Wednesday, February 27, 2013

Refuseniks, continued

Yesterday I wrote that I don’t think we should be too quick to dismiss kids’ own judgments about what activities to pursue. It’s true that no one made me learn the piano, but it’s also true that my mother would have liked me to be altar boy, and that I refused, and that she didn’t compel me to. I have no reason to think anything bad would have befallen me as an altar boy, but given what we now know about the Catholic church’s history of ignoring and covering up sexual abuse of children, I remain glad I didn’t spin that particular wheel. In other words, there were compensations for not having learned the piano.

I suppose it’s even possible that my resistance to submitting myself to the authority of those strange, alien, probably harmless religious men might have been caused by some subconscious sense that there was risk involved. A few years ago, Andrew Sullivan collected readers’ stories about their brushes with child abuse in the church. One wrote about a particular priest, “Father K,”
who was much beloved by students. He was the only priest to ever visit our classroom. We were always thrilled to see him when he would show up unannounced for a visit. He was warm, engaging and energetic–the only priest that parishioners could relate to. We had 50 kids in our class, about half were boys. Fr. K was in charge of the altar boys.

When it was time to sign up for training as servers, something stopped me. I don’t know why I didn’t sign up and I lived in fear that my teacher, a nun, was going to come down on me for failing to volunteer. It turned out that two of my friends didn’t sign up either. Our teacher never said a word, even when we were, conspicuously, the only three boys left in class while the rest attended the occasional altar boy meeting. I envied classmates who left during the school day to attend meetings and serve Mass across the street and yet something had stopped me from volunteering. You know where this is going.

In the late 1990s, it was revealed that Fr K had been molesting altar boys in the 50s and the early 60s. I had a rough home life and would have been a perfect target for abuse. I’ve often wondered over the past ten years if our teacher knew what was going on and that’s why she didn’t give us a hard time. . . .

I still don’t know what stopped me from volunteering to be an altar boy. All I know is that I was one lucky kid.
The whole series is here. Needless to say, I’m not suggesting that all coercive parenting or schooling is somehow like exposing kids to sexual abuse, or that inaction doesn’t have its own risks. Just that kids can have hard-to-articulate reasons for their choices that shouldn’t automatically be ignored.


FedUpMom said...

Ugh. So often it's the charismatic, well-liked priests who turn out to be molesters. Maybe that's why they're so eager to be liked? Charismatic teachers often turn out to be a bad deal too.

Doris said...

Agree. And adults can have hard-to-articulate reasons, for that matter. When I was in college a professor whom I had thought of as a grandfatherly "mentor" started preying on me sexually. It was not until sometime when I was in grad school that I found a way to explain to my own mother why I had ceased to talk about or have contact with him. Thank goodness that I was old enough to have had some control over the situation.

I still tend to parent in the direction of holding my kids to their obligations. In general, if they sign up for music lessons, they have to practice; if they ask to take an art class, they have to attend. Except: I do think you are right that you absolutely have to bear in mind at all times that something might be going on that your kid doesn't know how to explain and you don't understand.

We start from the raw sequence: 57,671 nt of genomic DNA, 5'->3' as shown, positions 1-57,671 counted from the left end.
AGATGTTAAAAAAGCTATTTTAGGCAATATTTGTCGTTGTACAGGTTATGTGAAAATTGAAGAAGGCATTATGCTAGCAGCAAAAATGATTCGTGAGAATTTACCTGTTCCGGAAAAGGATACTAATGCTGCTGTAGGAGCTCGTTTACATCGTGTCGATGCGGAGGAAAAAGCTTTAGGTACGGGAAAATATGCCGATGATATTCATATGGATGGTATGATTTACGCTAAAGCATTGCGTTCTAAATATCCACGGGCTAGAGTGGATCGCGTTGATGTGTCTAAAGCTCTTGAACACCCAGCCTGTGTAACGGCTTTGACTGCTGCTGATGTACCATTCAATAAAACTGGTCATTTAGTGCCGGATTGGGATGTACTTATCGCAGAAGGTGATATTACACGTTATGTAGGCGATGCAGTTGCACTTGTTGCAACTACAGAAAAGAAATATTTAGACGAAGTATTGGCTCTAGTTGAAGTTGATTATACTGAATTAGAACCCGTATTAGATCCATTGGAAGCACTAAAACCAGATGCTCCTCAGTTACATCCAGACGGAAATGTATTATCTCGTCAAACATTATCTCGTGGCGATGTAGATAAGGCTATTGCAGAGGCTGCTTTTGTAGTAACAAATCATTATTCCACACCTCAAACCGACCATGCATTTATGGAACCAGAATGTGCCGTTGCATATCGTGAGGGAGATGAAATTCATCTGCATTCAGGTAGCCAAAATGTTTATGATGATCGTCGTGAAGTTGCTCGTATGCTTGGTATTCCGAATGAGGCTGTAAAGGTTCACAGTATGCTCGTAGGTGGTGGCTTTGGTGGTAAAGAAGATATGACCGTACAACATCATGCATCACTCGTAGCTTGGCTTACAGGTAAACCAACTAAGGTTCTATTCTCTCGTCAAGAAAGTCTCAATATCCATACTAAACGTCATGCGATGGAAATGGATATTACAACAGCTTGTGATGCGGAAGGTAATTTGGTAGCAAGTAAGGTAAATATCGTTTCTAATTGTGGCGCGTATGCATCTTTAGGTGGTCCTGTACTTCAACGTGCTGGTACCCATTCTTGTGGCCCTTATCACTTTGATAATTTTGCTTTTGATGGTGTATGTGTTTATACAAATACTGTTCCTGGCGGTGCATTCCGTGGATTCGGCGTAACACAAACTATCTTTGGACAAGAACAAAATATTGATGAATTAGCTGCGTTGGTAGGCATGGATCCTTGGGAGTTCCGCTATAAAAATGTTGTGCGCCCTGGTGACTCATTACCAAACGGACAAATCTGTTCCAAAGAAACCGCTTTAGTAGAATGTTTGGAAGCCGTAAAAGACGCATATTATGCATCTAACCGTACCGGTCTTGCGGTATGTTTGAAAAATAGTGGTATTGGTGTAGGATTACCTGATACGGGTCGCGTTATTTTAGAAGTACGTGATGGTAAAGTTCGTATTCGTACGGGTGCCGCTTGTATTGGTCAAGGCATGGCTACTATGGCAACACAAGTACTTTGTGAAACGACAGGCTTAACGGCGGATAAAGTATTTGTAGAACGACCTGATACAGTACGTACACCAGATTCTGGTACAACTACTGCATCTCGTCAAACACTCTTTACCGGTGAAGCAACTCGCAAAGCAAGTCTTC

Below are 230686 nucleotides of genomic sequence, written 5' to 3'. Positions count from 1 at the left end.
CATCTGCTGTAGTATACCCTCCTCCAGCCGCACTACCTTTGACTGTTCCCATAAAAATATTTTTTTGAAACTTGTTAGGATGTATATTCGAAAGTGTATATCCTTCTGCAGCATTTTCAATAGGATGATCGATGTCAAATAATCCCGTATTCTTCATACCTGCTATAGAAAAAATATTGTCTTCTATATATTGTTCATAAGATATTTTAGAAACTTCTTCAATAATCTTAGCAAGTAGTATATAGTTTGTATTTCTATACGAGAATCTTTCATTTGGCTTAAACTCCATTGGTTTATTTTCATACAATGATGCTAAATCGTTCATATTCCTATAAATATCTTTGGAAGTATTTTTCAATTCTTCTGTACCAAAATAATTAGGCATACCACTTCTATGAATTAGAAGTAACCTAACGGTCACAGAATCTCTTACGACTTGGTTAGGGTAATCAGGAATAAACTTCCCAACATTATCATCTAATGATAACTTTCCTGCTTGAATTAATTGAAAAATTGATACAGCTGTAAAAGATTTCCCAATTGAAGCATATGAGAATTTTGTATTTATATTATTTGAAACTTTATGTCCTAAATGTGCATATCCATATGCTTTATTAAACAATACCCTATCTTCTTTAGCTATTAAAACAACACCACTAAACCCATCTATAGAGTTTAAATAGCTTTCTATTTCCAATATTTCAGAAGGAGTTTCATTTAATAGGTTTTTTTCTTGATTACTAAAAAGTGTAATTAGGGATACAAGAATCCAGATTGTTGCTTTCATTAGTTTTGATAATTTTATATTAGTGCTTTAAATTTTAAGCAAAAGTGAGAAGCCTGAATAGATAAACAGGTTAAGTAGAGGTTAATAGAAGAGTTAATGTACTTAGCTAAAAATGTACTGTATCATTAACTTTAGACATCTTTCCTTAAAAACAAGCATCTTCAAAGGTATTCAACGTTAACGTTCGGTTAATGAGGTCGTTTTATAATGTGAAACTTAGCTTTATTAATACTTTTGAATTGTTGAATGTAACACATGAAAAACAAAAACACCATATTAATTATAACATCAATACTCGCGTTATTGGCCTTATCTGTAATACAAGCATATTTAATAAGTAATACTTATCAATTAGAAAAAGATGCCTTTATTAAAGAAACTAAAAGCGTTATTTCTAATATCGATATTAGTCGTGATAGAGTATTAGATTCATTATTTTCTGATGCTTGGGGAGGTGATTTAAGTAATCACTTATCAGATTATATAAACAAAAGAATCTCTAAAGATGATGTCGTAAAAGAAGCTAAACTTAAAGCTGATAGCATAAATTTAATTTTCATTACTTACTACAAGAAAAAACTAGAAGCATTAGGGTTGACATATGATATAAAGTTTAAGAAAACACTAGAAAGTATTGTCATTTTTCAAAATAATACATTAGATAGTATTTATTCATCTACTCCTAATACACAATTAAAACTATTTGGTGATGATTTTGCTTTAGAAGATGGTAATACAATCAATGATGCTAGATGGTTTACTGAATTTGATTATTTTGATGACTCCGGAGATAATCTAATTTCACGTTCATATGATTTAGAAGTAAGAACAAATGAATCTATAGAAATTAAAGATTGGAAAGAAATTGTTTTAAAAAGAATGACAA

Colin said...

I am getting to this blog a little bit late, and I apologize for that, but what FedUpMom said about charismatic teachers is totally out of bounds. I acknowledge that there are some screwed up teachers out there, but the fact that you generalized that these charismatic teachers are the ones who make bad decisions is wrong. As a future teacher I desire to be the approachable one. Your theory that makes me creepy teacher is absurd. My approachability will have limits and there will be points, stated in my classroom rules that clearly lay out these situations and allow for my judgement to to be final on a situation. When I am approached with a problem that a student is having I will alway remind them of the rules and keep the door to my classroom open at all times. In many cases I might even ask ateacher fromanother room to be close by in case something happens. When the student passes the rules set out is when I will involve a school councilor who will be more equipped to handle this type of situation.

What really should be commented about on this post is the fact that I agree that students SHOULD have the opportunity to choose what they want to do after school. After school activities is how I expressed myself in school. I was never an outstanding student, but I was good at being social and my extra curricular activities are what really brought me to levels of sociability that I could ask my teachers questions, go to other students for help and many other things. My parents allowed me to choose my activities and supported me 100% in each and every one of them. I played 3 sports all four years of high school, was involved in drama, student council, band, and choir. You are right in saying that I probably could not have explained why I was so involved, but looking back, I have absolutely no regrets. Because of these activities I gained the skills I needed to get good grades and get into a great college where I am now studying to be a middle/high school history teacher.